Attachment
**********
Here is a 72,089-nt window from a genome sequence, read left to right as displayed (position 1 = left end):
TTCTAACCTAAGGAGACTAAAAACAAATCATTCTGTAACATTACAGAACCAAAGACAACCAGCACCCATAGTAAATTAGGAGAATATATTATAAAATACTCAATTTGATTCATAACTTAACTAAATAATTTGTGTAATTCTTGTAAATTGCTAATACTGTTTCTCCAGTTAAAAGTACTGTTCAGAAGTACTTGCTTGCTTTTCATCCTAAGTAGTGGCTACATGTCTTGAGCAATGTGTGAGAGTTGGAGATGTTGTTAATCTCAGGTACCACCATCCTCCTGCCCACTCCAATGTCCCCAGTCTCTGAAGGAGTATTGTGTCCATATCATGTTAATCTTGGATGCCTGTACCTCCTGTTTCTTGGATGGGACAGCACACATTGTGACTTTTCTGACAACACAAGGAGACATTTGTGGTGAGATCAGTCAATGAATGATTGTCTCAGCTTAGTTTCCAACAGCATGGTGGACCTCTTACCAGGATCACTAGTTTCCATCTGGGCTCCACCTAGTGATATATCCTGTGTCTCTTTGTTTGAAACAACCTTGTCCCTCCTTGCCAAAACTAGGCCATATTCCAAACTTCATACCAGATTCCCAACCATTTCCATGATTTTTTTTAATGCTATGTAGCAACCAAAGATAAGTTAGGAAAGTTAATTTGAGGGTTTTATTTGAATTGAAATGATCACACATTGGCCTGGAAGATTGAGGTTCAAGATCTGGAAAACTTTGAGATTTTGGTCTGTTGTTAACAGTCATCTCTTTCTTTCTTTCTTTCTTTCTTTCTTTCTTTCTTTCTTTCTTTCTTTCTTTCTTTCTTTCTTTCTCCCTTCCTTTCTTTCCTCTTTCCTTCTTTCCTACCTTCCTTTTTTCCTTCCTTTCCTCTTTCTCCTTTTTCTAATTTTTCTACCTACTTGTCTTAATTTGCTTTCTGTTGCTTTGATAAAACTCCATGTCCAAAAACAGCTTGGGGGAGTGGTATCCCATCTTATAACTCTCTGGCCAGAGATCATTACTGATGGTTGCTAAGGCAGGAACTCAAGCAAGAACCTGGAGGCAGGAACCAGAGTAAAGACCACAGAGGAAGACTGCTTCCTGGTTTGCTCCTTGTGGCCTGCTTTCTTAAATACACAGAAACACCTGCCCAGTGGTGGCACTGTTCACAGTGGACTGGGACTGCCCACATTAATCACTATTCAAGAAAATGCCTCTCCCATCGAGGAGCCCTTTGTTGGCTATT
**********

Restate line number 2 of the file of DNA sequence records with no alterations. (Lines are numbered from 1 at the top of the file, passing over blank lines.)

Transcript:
TTCTAACCTAAGGAGACTAAAAACAAATCATTCTGTAACATTACAGAACCAAAGACAACCAGCACCCATAGTAAATTAGGAGAATATATTATAAAATACTCAATTTGATTCATAACTTAACTAAATAATTTGTGTAATTCTTGTAAATTGCTAATACTGTTTCTCCAGTTAAAAGTACTGTTCAGAAGTACTTGCTTGCTTTTCATCCTAAGTAGTGGCTACATGTCTTGAGCAATGTGTGAGAGTTGGAGATGTTGTTAATCTCAGGTACCACCATCCTCCTGCCCACTCCAATGTCCCCAGTCTCTGAAGGAGTATTGTGTCCATATCATGTTAATCTTGGATGCCTGTACCTCCTGTTTCTTGGATGGGACAGCACACATTGTGACTTTTCTGACAACACAAGGAGACATTTGTGGTGAGATCAGTCAATGAATGATTGTCTCAGCTTAGTTTCCAACAGCATGGTGGACCTCTTACCAGGATCACTAGTTTCCATCTGGGCTCCACCTAGTGATATATCCTGTGTCTCTTTGTTTGAAACAACCTTGTCCCTCCTTGCCAAAACTAGGCCATATTCCAAACTTCATACCAGATTCCCAACCATTTCCATGATTTTTTTTAATGCTATGTAGCAACCAAAGATAAGTTAGGAAAGTTAATTTGAGGGTTTTATTTGAATTGAAATGATCACACATTGGCCTGGAAGATTGAGGTTCAAGATCTGGAAAACTTTGAGATTTTGGTCTGTTGTTAACAGTCATCTCTTTCTTTCTTTCTTTCTTTCTTTCTTTCTTTCTTTCTTTCTTTCTTTCTTTCTTTCTTTCTTTCTCCCTTCCTTTCTTTCCTCTTTCCTTCTTTCCTACCTTCCTTTTTTCCTTCCTTTCCTCTTTCTCCTTTTTCTAATTTTTCTACCTACTTGTCTTAATTTGCTTTCTGTTGCTTTGATAAAACTCCATGTCCAAAAACAGCTTGGGGGAGTGGTATCCCATCTTATAACTCTCTGGCCAGAGATCATTACTGATGGTTGCTAAGGCAGGAACTCAAGCAAGAACCTGGAGGCAGGAACCAGAGTAAAGACCACAGAGGAAGACTGCTTCCTGGTTTGCTCCTTGTGGCCTGCTTTCTTAAATACACAGAAACACCTGCCCAGTGGTGGCACTGTTCACAGTGGACTGGGACTGCCCACATTAATCACTATTCAAGAAAATGCCTCTCCCATCGAGGAGCCCTTTGTTGGCTATT